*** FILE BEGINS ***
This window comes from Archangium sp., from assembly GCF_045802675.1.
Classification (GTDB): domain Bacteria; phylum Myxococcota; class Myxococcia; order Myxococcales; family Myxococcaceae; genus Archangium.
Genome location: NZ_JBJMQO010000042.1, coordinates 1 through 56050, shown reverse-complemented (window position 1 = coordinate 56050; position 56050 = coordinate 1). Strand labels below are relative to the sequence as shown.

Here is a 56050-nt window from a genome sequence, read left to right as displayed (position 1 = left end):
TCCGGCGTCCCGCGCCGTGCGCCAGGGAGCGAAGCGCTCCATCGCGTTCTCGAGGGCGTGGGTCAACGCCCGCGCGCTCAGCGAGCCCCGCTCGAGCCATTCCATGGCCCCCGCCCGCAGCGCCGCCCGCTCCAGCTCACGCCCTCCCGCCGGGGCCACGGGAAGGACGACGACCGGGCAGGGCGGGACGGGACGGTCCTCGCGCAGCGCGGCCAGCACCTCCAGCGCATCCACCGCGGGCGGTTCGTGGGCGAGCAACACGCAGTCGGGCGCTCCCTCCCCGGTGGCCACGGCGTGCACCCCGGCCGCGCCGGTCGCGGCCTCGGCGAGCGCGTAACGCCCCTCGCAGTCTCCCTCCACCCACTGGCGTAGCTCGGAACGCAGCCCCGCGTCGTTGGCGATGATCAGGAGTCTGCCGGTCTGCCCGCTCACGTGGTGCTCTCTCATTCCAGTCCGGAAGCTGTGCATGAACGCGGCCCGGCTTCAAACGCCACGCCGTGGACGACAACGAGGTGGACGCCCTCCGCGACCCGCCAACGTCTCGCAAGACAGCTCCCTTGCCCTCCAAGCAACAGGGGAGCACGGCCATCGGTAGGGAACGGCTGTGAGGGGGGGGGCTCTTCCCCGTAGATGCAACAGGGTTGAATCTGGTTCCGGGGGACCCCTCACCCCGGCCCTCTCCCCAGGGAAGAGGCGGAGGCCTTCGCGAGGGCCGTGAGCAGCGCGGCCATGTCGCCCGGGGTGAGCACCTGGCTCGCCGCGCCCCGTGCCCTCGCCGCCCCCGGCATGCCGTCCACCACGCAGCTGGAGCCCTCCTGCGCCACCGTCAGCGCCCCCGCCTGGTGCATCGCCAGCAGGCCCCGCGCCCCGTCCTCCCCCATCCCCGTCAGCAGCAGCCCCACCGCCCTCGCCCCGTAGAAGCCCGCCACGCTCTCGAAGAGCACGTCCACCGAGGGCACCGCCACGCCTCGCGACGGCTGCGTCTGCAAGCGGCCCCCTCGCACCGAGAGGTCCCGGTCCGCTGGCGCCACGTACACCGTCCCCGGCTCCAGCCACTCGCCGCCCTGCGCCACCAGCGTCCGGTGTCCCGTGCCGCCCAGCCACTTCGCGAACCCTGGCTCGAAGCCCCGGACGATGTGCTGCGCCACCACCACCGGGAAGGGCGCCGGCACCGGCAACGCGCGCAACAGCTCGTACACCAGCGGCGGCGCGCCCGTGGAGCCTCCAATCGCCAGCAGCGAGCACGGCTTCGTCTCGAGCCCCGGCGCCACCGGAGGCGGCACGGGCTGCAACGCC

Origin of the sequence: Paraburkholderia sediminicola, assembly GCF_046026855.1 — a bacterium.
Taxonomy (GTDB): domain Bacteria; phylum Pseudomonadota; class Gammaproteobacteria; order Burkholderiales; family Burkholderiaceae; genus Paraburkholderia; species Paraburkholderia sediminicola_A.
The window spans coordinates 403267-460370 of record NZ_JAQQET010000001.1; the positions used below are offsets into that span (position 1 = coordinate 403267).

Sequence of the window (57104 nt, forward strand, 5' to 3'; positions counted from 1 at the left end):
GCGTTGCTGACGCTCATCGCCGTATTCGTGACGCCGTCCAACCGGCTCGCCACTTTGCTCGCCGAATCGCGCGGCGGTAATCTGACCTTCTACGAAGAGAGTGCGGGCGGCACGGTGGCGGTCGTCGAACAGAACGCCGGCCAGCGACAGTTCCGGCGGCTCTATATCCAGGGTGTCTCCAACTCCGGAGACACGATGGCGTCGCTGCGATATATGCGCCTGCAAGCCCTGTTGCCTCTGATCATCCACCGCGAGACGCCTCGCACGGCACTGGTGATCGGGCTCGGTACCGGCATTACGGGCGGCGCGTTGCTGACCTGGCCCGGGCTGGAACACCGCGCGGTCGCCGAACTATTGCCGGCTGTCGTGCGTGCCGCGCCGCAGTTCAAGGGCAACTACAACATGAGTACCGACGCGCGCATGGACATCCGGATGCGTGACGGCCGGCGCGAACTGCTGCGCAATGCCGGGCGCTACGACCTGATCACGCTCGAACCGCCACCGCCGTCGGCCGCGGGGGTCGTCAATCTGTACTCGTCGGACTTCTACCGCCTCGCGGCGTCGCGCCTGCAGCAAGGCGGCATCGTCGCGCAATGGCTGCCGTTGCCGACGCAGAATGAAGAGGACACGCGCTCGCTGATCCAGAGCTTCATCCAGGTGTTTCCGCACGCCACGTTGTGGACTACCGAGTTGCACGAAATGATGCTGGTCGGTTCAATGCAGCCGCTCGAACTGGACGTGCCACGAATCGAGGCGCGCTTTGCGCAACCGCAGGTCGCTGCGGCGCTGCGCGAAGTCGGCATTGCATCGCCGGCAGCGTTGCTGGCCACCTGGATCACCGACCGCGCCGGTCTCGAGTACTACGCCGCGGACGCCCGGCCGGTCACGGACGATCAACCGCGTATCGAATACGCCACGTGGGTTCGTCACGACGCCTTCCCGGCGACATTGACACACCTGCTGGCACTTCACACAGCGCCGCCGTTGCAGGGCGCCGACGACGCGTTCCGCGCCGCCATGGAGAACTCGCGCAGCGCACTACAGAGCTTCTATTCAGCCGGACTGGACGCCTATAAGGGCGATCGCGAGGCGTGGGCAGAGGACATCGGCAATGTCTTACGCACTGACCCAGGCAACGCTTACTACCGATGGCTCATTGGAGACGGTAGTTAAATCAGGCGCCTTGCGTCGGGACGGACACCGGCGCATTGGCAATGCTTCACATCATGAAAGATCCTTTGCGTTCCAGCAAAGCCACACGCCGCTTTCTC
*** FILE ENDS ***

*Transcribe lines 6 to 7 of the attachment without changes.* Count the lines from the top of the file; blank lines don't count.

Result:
Origin of the sequence: Paraburkholderia sediminicola, assembly GCF_046026855.1 — a bacterium.
Taxonomy (GTDB): domain Bacteria; phylum Pseudomonadota; class Gammaproteobacteria; order Burkholderiales; family Burkholderiaceae; genus Paraburkholderia; species Paraburkholderia sediminicola_A.